Prime Minister Justin Trudeau has not fallen for multiple attempts by reporters to bait him into saying an election is coming. The more than $6 billion he announced over the last week for light rail projects, child care and climate action? It's all just "something we've been talking about and working on for a long time," he said Wednesday when asked if this was a pre-election tour.

Conservative Leader Erin O'Toole pitches his party's plan to reform fiscal stabilization during a stop in Calgary on Thursday. (Jeff McIntosh/The Canadian Press)

Turnbull says there are no rules preventing leaders from campaigning before a campaign — and, she added, there probably shouldn't be.

"To me, it's clear now this is gearing up for an election, and this is exactly what we would expect from campaign-style behaviour and pre-campaign behaviour," she said. "I don't think we can start to outlaw prime ministers and political leaders being political."

Ultimately, Turnbull said, it's up to the party leaders to decide what's ethical and what voters will think is acceptable behaviour.

Trudeau's four-province trip was the first domestic tour he has taken in months. His ministers were also out and about, sometimes with him, sometimes on their own, with their own promises in tow.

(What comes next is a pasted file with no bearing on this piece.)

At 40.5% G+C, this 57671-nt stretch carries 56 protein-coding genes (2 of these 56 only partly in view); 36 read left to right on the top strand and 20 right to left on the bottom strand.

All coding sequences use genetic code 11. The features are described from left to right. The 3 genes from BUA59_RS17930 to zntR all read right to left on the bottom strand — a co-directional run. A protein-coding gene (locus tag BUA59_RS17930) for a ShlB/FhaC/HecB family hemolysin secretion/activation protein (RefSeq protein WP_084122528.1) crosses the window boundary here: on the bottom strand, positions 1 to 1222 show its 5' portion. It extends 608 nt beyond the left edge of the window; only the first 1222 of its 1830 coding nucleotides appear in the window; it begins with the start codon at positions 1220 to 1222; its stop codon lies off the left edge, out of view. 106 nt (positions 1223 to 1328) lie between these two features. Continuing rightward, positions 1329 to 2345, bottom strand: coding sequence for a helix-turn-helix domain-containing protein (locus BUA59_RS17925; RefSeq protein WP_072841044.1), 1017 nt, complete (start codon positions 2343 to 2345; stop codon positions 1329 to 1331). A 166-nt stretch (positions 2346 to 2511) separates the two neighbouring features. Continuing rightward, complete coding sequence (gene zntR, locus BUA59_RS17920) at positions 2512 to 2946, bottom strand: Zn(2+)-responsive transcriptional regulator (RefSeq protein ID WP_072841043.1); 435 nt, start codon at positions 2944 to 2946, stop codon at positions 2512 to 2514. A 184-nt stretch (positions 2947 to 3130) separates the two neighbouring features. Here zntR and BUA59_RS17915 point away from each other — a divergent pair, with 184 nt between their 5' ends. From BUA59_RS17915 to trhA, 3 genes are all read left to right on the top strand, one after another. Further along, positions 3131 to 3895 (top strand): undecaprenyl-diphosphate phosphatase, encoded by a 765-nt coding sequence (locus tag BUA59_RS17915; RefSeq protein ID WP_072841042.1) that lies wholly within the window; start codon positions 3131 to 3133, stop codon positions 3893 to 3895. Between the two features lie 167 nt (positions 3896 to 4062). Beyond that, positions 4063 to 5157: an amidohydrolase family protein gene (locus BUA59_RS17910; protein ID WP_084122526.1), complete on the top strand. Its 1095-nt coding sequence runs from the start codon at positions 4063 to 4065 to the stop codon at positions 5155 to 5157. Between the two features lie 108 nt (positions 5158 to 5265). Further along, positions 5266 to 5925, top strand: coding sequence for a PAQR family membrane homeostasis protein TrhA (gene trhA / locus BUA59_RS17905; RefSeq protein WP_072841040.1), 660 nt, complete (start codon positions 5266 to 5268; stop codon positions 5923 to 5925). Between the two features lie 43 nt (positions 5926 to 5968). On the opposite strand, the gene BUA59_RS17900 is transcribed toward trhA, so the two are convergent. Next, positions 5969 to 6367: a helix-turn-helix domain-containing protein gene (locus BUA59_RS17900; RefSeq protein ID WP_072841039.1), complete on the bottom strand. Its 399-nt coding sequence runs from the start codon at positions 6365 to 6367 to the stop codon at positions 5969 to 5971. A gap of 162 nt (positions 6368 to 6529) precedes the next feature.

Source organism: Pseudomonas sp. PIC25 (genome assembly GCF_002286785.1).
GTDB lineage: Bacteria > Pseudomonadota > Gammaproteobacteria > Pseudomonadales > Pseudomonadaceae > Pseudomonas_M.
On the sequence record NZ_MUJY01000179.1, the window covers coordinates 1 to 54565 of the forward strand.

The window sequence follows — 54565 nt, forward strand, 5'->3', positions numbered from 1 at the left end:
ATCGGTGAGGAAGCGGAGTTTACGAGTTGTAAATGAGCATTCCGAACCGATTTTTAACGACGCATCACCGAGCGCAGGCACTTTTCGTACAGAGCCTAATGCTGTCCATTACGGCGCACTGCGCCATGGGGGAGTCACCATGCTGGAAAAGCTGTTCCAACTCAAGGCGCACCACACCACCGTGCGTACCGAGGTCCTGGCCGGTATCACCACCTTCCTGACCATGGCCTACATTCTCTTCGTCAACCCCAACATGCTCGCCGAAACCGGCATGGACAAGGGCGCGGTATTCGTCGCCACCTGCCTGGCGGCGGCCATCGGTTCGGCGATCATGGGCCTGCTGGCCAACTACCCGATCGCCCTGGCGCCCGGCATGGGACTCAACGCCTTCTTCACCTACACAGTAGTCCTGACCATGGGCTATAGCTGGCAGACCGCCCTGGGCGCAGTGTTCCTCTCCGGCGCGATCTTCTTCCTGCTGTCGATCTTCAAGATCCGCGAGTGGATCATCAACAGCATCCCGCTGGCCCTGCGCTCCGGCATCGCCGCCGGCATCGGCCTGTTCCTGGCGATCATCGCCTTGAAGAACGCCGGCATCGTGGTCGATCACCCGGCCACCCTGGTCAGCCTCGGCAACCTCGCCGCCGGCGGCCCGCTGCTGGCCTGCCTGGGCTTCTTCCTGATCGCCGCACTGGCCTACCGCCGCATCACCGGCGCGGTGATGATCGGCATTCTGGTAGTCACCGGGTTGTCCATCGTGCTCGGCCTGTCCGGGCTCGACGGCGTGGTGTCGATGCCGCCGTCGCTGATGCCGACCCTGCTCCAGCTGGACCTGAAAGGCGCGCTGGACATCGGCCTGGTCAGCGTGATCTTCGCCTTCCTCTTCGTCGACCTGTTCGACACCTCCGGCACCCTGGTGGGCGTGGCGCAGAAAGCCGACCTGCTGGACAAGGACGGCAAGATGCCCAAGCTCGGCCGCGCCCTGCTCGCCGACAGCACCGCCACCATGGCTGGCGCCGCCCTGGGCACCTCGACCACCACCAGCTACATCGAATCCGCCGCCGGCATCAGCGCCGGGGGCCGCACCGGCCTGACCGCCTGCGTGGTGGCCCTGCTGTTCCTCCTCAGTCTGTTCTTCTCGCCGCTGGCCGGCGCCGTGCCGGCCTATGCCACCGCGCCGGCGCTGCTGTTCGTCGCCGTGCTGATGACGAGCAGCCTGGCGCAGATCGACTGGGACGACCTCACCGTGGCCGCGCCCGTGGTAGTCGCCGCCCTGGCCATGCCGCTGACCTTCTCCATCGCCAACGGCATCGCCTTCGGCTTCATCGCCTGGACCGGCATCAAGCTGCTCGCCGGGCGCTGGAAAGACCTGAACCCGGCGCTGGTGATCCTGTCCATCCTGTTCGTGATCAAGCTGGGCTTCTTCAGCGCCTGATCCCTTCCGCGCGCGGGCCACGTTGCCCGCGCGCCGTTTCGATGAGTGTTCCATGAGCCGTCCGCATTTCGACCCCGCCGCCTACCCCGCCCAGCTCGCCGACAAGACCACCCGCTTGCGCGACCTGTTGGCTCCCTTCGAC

Trudeau didn't just stage news conferences. He met premiers and mayors and did some local photo ops. That included a Thursday lunchtime visit to a White Spot restaurant in Coquitlam, B.C., where he ordered cheeseburgers to go but bumped elbows and posed for selfies with locals who did not expect the prime minister to show up.

His spokesperson said the trip is a government tour and didn't include any Liberal Party events.

NDP Leader Jagmeet Singh adjusts his webcam before a news conference in Montreal in March. He is currently in the midst of a multi-day tour in British Columbia, first in the Vancouver area and then on Vancouver Island. (Ryan Remiorz/The Canadian Press)

Trudeau's opponents did not leave the field to him alone.

Conservative Leader Erin O'Toole was in Calgary for a series of official events and some party fundraisers. The latter were covered by party funds, but the trip overall was "in his capacity as the leader of the Official Opposition," said spokesperson Chelsea Tucker.

She said O'Toole is "meeting with stakeholders to hear their concerns, how they have been impacted and share his vision of securing the future for all Canadians in every region, flowing through the parliamentary budget."

This weekend, O'Toole heads to what has long been a must-do stop for any Canadian political leader in July — the Calgary Stampede.

NDP Leader Jagmeet Singh is in the midst of a multi-day tour in British Columbia, first in the Vancouver area and then on Vancouver Island. He is meeting and greeting followers, talking about affordable housing and saying that if Trudeau calls an election, it will just be a power grab to try to win back a majority government.

Bloc Québécois Leader Yves-François Blanchet spent the week touring Quebec's Côte-Nord region, meeting with mayors and staging photo ops with MPs.